By now you have all heard that I was deported from the Kurdistan Region in Iraq this week. Seven years ago, in September 2015, I was deported from Turkey. It’s all a little bit much and I will need time to deal with this new situation and I can’t fully reflect on everything yet, but one similarity between then and now has been going around in my head: how (increasingly) authoritarian governments want to define your identity. Turkey called me a propagandist. What does the Kurdistan Region try to reduce me to? A tourist, apparently.
After I was forcibly taken from the Fishkhabur border crossing, between the Kurdistan Region in Iraq and Northeast-Syria, to Erbil airport, it became clear that I was going to be put on a plane to Amsterdam against my will. I knew it from the minute I was stopped at the border at the very last minute, but only after my luggage was checked at the airport and I was in some police office, did they feel the time was right to make it explicit.
They never told me why. Nobody was authorised to talk, and the man who was going to explain what the problem was, actually asked me what I thought the problem was. I of course answered that the problem was that Turkey was occupying and bombing Kurdistan, but that was not the answer they were looking for. I got angry, told them that they were part of a system that allowed Turkey to call the shots in the so-called autonomous region, cursed in Dutch and was then advised to stay polite. So: they are a group of men in uniform who are following orders to deport me, but when I get angry, I’m the one who has to behave better. Miraculous, how they manage to turn the roles around.
Anyway, only when the Dutch consul-general in Erbil came to the airport to help me (for which I’m very grateful, even though it was of course not in his power to stop the deportation), did it become clear why I was being kicked out. I am ‘persona non-grata’. He has been calling with the authorities, and one of them had told him that I was welcome to come to Kurdistan as a tourist, but not as a journalist.
As a tourist! Even on the very, ultra rare occasions that I engage in tourism, I can’t switch off my identity as a journalist. Imagine doing a hike in the mountains and coming across an empty village, and a shepherd tells you it was emptied because of a Turkish bombing, what should I do? Keep walking, pretend I didn’t hear? Not mention it? Keep silent?
What the Kurdistan Region in Iraq likes, is people who come to Kurdistan to hike and to enjoy the stunning nature (don’t look at the plastic waste all over the place). What it likes, is for those people to take photos and share them on social media with the hashtag #BeautifulKurdistan. They want to build an image of friendly, democratic, rugged hikers paradise, and they’d love it if I helped build that image. No way.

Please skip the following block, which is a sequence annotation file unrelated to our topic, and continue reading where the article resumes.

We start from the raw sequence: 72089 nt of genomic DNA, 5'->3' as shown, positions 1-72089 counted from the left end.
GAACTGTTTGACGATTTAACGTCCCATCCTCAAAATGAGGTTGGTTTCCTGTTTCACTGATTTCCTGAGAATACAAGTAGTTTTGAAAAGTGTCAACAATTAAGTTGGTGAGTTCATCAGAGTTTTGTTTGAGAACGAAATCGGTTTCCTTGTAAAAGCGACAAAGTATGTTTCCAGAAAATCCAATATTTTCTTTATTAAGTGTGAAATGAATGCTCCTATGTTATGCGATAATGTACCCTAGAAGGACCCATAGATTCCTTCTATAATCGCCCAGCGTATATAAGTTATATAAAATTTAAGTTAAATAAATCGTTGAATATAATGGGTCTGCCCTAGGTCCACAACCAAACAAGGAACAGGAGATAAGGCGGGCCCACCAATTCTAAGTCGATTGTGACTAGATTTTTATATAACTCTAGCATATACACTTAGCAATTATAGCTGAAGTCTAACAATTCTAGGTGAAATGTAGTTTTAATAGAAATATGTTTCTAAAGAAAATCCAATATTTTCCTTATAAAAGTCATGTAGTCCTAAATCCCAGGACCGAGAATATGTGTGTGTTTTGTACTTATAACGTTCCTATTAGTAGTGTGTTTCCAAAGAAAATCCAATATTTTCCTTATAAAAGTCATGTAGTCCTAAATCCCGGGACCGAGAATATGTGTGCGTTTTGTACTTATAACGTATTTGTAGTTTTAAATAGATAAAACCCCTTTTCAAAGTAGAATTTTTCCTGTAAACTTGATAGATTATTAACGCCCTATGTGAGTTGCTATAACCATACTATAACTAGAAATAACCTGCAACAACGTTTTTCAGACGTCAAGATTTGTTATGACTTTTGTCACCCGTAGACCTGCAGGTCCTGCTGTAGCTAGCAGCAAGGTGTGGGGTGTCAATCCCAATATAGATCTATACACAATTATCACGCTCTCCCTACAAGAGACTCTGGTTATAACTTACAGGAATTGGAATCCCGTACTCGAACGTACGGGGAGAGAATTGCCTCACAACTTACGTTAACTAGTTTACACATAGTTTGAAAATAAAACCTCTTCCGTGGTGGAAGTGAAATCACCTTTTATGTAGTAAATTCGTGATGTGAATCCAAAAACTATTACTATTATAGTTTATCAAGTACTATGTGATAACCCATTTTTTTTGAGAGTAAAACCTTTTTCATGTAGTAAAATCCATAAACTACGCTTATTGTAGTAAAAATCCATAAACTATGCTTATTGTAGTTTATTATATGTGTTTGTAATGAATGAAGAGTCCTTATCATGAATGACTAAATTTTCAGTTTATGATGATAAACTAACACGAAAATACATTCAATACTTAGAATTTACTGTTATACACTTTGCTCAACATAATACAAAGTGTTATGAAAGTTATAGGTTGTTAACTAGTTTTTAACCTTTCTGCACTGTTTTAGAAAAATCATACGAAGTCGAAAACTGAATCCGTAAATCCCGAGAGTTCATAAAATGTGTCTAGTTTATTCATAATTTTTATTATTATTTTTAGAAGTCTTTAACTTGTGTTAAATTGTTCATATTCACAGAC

It may seem very different from the situation in Turkey seven years ago, when I was prosecuted for ‘making propaganda for a terrorist organisation’ (and acquitted). But in that case too, the authorities wanted to make decisions about my identity. I built my personal defence around that theme. They can portray me in all the ways they want, they can put any label on me that they like, but that won’t change what I am, which is a journalist. I won’t allow you to use me for the story you want to spread about me.
The same was applicable this week. Kurdistan is stunningly beautiful, and I will write about that when I feel the need to do that based on journalistic criteria. I would rather not come than come in the shape or form you want to force me in to.
These manipulations of ruling powers are mirrors of their wider policies. In Turkey, the state has never allowed its people to live their identities to the full, but has forced and continues to force people into the Sunni Turkish mould. People who demand to live their lives around who they really are, are suppressed. In the Kurdistan Region, the importance of a positive image grows as their grip on power weakens under economic, political and military pressure.
I can return to the Kurdistan Region as a tourist. Me doing that is just as likely as me returning to Turkey as a propagandist for one of Erdoğan’s media. No authoritarian leader can tell me who I am. I’ll return with my pen, or not at all.
Fréderike Geerdink is an independent journalist. Follow her on Twitter, or subscribe to her acclaimed weekly newsletter Expert Kurdistan.